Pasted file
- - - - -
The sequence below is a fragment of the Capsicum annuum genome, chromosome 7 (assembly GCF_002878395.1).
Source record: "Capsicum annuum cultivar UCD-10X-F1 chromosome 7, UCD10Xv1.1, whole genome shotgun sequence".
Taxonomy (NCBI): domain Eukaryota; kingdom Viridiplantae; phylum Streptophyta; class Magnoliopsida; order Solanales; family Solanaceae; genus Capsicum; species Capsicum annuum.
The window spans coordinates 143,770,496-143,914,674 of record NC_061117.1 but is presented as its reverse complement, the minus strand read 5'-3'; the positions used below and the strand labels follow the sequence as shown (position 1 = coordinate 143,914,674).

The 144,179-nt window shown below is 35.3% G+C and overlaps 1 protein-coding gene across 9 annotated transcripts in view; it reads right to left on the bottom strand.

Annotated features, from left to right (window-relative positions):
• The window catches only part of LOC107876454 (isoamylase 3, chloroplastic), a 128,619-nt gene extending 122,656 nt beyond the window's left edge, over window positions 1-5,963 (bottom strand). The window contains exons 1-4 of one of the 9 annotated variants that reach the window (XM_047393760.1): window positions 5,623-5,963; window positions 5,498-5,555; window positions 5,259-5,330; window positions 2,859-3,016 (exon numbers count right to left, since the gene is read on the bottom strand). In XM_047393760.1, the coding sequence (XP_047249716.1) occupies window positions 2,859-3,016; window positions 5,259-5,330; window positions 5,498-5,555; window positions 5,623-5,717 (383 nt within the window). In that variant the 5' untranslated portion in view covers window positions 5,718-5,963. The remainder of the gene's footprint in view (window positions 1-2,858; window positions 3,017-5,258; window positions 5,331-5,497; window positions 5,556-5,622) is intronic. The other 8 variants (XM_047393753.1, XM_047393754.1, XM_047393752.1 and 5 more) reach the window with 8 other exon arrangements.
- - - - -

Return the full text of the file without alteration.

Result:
The sequence below is a fragment of the Capsicum annuum genome, chromosome 7 (assembly GCF_002878395.1).
Source record: "Capsicum annuum cultivar UCD-10X-F1 chromosome 7, UCD10Xv1.1, whole genome shotgun sequence".
Taxonomy (NCBI): domain Eukaryota; kingdom Viridiplantae; phylum Streptophyta; class Magnoliopsida; order Solanales; family Solanaceae; genus Capsicum; species Capsicum annuum.
The window spans coordinates 143,770,496-143,914,674 of record NC_061117.1 but is presented as its reverse complement, the minus strand read 5'-3'; the positions used below and the strand labels follow the sequence as shown (position 1 = coordinate 143,914,674).

The 144,179-nt window shown below is 35.3% G+C and overlaps 1 protein-coding gene across 9 annotated transcripts in view; it reads right to left on the bottom strand.

Annotated features, from left to right (window-relative positions):
• The window catches only part of LOC107876454 (isoamylase 3, chloroplastic), a 128,619-nt gene extending 122,656 nt beyond the window's left edge, over window positions 1-5,963 (bottom strand). The window contains exons 1-4 of one of the 9 annotated variants that reach the window (XM_047393760.1): window positions 5,623-5,963; window positions 5,498-5,555; window positions 5,259-5,330; window positions 2,859-3,016 (exon numbers count right to left, since the gene is read on the bottom strand). In XM_047393760.1, the coding sequence (XP_047249716.1) occupies window positions 2,859-3,016; window positions 5,259-5,330; window positions 5,498-5,555; window positions 5,623-5,717 (383 nt within the window). In that variant the 5' untranslated portion in view covers window positions 5,718-5,963. The remainder of the gene's footprint in view (window positions 1-2,858; window positions 3,017-5,258; window positions 5,331-5,497; window positions 5,556-5,622) is intronic. The other 8 variants (XM_047393753.1, XM_047393754.1, XM_047393752.1 and 5 more) reach the window with 8 other exon arrangements.